Monday, June 20, 2011

Diana Hartel: An artist/writer tackles Klamath Restoration

For the second time High Country News - whose motto is "for those who care about the West" - has done a major feature on the Klamath River. The new article is by the multi-talented - Diana Hartel - who spent her youth in the Klamath River Basin, built a career in New York City and now lives in Ashland, Oregon. Hartel provides a fresh perspective linking the current conflict over water, dams, agriculture and fisheries to local and US history, including her personal family history, as well as to the diabetes epidemic affecting Indigenous Native communities in the Klamath River Basin and nation-wide. Here are three excerpts:

      ...My relatives and their neighbors were against dam removal. Their arguments had a lot to do with settler pride of place, how we took this wild river and made it useful -- building cheap hydropower, irrigating onions, growing potatoes for Frito-Lay, watering livestock.  My family's arrival in California in 1870 was an oft-told tale that gave us our rightful place in the West. But the land had changed since then. In summer, the river was too warm, its color a neon yellow-green. In some years, stretches of the Shasta and Scott tributaries dried up...

     ...By the 1870s, when my great-grandmother came to California, the indigenous population on the Klamath had already declined by 75 percent. A century later, diabetes, once virtually unknown in the tribes, stalked the descendants of the survivors...  
     ...Much as all Westerners, Native and non-Native, might wish this history away, we have to face it together. We live in one watershed. In these times, we are easily disconnected from life rhythms millions of years old. And once disconnected, we can wreak havoc on everything around us.The diabetes epidemic that robs us of vitality, making us crave hollow substitutes for the true sweetness of life, is an indiscriminate killer. On the tribal elder's scored war staff, we need to include the uncounted lives lost to diseases in our disrupted landscape.....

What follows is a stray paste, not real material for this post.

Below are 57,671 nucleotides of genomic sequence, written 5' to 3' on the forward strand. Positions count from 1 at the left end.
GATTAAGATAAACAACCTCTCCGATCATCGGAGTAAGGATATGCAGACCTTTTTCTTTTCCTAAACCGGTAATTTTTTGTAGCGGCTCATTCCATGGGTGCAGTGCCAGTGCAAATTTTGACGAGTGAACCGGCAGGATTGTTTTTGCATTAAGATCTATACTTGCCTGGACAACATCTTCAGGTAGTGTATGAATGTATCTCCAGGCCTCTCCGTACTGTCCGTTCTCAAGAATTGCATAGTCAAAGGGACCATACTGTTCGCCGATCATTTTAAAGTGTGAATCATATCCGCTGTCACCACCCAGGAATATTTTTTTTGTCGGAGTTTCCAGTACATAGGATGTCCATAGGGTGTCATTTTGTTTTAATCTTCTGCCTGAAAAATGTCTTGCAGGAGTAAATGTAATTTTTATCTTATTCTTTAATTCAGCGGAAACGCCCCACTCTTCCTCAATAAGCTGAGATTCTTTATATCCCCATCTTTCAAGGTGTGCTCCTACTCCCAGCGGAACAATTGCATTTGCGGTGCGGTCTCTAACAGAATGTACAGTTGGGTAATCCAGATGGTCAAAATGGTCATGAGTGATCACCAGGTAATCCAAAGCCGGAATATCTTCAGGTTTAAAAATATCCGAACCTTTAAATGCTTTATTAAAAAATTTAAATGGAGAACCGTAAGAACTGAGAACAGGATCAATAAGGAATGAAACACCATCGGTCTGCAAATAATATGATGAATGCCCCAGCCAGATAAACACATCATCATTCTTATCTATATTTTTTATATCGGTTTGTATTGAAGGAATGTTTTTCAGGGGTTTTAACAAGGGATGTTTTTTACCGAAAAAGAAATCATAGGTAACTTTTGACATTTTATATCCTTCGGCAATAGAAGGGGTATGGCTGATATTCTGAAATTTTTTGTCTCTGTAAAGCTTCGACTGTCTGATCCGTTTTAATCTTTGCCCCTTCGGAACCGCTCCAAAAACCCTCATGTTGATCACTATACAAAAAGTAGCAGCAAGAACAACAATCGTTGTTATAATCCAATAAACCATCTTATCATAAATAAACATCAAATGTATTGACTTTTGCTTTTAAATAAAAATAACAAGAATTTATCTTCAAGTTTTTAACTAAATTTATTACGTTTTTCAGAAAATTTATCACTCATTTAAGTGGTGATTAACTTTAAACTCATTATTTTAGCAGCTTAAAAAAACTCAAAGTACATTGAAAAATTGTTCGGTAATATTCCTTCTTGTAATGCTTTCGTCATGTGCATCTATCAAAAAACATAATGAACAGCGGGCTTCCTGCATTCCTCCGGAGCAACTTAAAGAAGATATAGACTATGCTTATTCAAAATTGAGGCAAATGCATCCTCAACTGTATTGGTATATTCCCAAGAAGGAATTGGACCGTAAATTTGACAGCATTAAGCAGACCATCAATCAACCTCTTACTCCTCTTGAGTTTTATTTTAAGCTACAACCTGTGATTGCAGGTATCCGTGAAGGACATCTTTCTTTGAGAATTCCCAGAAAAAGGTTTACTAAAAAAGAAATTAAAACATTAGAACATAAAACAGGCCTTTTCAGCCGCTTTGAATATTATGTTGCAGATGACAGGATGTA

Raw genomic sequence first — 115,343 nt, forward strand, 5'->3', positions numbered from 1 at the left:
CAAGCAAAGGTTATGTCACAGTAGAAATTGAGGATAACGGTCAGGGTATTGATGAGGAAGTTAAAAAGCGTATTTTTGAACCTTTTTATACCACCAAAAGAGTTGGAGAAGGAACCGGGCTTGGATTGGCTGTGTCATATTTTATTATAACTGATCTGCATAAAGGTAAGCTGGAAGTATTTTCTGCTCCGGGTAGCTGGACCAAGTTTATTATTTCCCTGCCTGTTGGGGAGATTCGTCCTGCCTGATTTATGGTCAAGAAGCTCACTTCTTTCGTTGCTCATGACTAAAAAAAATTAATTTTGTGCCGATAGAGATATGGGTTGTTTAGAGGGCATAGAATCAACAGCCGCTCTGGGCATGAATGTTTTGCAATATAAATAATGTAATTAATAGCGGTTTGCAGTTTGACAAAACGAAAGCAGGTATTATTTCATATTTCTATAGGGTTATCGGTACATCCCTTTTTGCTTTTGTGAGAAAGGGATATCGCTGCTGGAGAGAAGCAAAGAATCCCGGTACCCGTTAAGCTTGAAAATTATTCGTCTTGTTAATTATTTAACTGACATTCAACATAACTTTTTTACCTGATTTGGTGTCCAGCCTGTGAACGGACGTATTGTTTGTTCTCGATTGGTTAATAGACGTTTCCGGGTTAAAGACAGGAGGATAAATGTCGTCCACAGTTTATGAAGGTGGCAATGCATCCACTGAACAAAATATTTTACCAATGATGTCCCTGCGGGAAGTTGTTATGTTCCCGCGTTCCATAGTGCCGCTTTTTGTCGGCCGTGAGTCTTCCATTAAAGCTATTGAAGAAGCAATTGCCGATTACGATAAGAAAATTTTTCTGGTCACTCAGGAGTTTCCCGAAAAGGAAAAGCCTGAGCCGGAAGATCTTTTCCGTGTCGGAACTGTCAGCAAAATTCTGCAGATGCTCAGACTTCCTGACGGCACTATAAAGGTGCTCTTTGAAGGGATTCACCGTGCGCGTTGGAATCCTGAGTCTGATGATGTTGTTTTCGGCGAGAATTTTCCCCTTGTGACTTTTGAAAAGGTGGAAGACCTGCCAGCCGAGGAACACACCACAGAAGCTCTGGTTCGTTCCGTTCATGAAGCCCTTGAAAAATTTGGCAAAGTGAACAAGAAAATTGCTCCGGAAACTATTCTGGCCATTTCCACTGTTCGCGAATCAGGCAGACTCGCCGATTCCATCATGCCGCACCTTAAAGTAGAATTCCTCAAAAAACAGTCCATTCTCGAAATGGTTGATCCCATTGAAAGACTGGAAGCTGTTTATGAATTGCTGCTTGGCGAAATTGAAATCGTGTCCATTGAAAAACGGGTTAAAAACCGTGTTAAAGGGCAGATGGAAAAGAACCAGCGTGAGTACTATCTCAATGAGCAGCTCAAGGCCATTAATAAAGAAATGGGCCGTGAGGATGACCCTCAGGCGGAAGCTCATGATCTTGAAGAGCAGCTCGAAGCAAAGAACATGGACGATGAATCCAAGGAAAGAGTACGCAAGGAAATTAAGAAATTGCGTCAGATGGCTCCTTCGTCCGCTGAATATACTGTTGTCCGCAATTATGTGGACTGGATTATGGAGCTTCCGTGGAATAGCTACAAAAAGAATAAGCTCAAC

The full article is well worth the read. 

And here's one of Diana's paintings:

 Klamath Cove Dawn

Hartel's hope is that the Dam and Water Deals will provide impetus to the impulse for restoration in the Klamath River Basin. That may or may not pan out. But whatever becomes of the KBRA and KHSA, she has pointed to aspects of Basin society which need attention. Hartel speaks of the connections between personal, social and ecosystem health and of the history of this Basin. Her approach suggests that - if the goal is restoration - we have a lot more work to do and not just on the River. As a river basin society we have yet to come to terms with our history and that failure continues to poisons inter-group relations - and restoration - today.

Diana Hartel is a major force behind Madrona Arts which "is an Oregon-based nonprofit dedicated to ecological awareness through art. The organization was founded in 2008 by Diana with a group of artists participating in a community multi-arts project called Inner Geography that began in 2004." A current project - Freeing the Klamath River - includes interviews with individuals active in Klamath River Basin issues as part of the Over the River Oral History Project.

The idea that the Klamath River is one of the few major rivers in America that can still be substantially restored has captured the imagination of activists, writers, politicians and artists. Each has in the past and will in the future play a role in whether the idea of restoration becomes a reality. Diana Hartel's work is proof that integrating art and activism is possible and can be an effective tool to promote ecological awareness and restoration of the natural world. 

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